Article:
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Secret US Islands You Need To Visit

Island getaways have an otherworldly, almost magical, appeal. Islands are worlds unto themselves, entirely surrounded by ocean. From ancient times, they’ve sparked the imagination and facilitated the evolution of unique lifeforms (think Galapagos). 

The US is not often thought of as an island nation. But there are actually hundreds of islands which are technically a part of the country, and you probably haven’t heard of 99 percent of them. In this article, we’re going to take a look at the secret US island hidden gems you simply must visit before you kick the can.

Oak Island, Minnesota

The idea of there being an island in Minnesota seems a little far-fetched until you remember the fact that Minnesota, despite being a long way from the ocean borders Lake Superior and is home to dozens of other small bodies of water. 

Oak Island is an island you can find in the middle of the Lake of the Woods right in the northwest of the state. It’s the kind of place families like to visit for outdoor activities during the summer, but it’s actually a beautiful spot at practically any time of year, except the deep midwinter. It lies on the US-Canada border, and you’re free to pop over to the other side for a day trip on Canadian soil if the urge takes you. 

Outer Banks, North Carolina

The Outer Banks are a series of islands which run from the shores of North Carolina about a dozen miles into the Atlantic Ocean. The islands are little more than a sandbank, but thanks to their location and geology, make an ideal location for a getaway. You can rent a vacation home in OBX easily online and get quality accommodation close to local amenities.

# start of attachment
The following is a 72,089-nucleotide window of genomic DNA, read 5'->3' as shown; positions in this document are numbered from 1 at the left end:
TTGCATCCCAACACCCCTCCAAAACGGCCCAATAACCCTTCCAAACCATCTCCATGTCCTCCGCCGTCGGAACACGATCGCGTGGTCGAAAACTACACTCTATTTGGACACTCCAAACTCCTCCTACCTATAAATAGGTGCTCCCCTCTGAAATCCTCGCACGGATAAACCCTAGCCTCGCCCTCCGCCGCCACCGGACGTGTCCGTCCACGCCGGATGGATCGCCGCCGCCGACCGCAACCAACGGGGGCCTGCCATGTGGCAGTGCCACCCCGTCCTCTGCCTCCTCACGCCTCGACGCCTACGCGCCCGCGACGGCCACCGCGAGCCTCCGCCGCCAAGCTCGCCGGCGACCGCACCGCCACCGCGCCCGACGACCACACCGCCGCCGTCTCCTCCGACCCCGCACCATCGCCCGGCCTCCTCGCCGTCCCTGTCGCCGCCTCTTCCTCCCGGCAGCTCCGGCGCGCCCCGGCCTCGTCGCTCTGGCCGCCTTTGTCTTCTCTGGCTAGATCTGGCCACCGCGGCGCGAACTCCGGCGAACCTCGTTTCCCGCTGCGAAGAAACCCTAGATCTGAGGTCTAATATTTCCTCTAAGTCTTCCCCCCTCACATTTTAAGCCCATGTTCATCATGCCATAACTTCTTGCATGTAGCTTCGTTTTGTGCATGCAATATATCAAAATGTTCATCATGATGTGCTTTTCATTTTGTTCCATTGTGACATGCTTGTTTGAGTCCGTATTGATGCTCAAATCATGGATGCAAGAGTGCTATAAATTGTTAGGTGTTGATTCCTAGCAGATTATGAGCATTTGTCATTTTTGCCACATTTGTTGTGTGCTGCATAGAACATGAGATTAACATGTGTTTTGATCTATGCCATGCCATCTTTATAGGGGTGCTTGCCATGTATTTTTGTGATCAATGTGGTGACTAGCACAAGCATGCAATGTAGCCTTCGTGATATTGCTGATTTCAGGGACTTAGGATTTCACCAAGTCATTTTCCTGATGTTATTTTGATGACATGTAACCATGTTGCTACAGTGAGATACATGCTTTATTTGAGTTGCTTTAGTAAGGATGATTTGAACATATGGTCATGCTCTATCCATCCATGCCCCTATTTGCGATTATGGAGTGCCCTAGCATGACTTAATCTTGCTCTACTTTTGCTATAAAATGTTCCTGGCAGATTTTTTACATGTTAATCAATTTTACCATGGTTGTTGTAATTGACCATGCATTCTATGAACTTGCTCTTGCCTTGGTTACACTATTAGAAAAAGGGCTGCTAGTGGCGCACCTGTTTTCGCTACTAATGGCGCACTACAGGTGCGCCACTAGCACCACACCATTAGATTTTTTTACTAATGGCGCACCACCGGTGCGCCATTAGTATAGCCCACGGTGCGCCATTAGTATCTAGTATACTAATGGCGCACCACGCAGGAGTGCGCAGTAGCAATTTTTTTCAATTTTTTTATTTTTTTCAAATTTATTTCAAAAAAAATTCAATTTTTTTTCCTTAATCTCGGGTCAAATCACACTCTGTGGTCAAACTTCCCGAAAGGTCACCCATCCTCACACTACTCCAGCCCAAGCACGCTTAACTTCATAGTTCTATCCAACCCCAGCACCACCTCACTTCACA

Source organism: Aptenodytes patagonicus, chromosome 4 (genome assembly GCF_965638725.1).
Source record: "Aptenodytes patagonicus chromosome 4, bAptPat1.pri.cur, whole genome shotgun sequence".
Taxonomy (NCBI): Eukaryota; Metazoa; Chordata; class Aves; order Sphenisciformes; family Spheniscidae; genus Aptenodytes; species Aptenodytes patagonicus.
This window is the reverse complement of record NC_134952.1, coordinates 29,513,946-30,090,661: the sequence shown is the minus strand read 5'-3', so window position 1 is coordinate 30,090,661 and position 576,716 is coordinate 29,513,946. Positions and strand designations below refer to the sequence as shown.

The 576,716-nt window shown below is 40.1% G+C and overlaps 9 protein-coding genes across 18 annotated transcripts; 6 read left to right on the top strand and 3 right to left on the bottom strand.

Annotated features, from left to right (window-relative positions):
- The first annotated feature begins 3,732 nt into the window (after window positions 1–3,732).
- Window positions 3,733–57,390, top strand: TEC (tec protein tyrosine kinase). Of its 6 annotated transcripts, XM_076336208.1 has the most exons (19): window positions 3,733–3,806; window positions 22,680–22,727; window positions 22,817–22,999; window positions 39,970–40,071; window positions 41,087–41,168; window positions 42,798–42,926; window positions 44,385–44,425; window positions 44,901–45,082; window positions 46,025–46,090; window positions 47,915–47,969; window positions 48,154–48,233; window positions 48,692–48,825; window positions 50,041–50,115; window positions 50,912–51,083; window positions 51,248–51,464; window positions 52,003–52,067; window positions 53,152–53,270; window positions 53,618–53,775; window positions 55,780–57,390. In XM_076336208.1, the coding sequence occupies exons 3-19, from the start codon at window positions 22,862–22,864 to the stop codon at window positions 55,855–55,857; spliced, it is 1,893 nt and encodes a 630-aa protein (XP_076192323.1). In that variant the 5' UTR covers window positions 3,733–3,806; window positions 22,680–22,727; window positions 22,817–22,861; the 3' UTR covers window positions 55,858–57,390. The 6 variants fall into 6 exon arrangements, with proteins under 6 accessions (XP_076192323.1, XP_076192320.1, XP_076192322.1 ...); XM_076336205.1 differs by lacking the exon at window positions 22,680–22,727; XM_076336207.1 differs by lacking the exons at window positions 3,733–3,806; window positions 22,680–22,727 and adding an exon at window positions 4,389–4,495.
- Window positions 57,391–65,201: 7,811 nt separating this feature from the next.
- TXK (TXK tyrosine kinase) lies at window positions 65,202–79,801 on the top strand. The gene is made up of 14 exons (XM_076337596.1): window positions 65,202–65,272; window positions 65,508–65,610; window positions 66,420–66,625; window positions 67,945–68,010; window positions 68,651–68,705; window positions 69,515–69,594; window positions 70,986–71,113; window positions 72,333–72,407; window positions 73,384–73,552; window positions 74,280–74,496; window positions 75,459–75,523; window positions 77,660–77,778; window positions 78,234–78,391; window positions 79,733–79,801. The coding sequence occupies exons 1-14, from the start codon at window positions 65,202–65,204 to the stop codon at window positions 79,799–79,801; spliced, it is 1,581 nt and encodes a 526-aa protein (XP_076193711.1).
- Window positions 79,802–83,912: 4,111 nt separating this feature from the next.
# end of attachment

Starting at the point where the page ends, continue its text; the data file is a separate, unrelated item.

Put-in-Bay Island, Ohio

Given the name of the current Russian President, the name Put-in-Bay island might be a little unfortunate. But that doesn’t mean that you shouldn’t visit it. The island is accessible from the mainland by ferry and is a great location for solo travelers as well as families. There are all sorts to do here, from mini-golf to giant mazes and much, much more, including an old-style fairground carousel from 1917. 

Brigantine Island, New Jersey

New Jersey is known all over the country as a surfing destination, thanks to the waves whipped up over the North Atlantic Ocean. Brigantine Island, thanks to its exposed position near to the New Jersey coast, is an excellent place for those who want to surf and “surf fish.” You can find a surf shop on the island as well as local instructors who will more than happily show you how to get to grips with the waves. There’s also an annual Bike Rodeo and steel pier amusement park. 

Washington Island, Wisconsin

Not far off the shores of Lake Michigan, you can find Wisconsin island, accessible via a ferry which crosses the infamous “Death’s Door.” The island is home to some famous beauty spots, including Schoolhouse Beach and the Mountain Park Lookout Tower where you can survey the landscape for miles around. 

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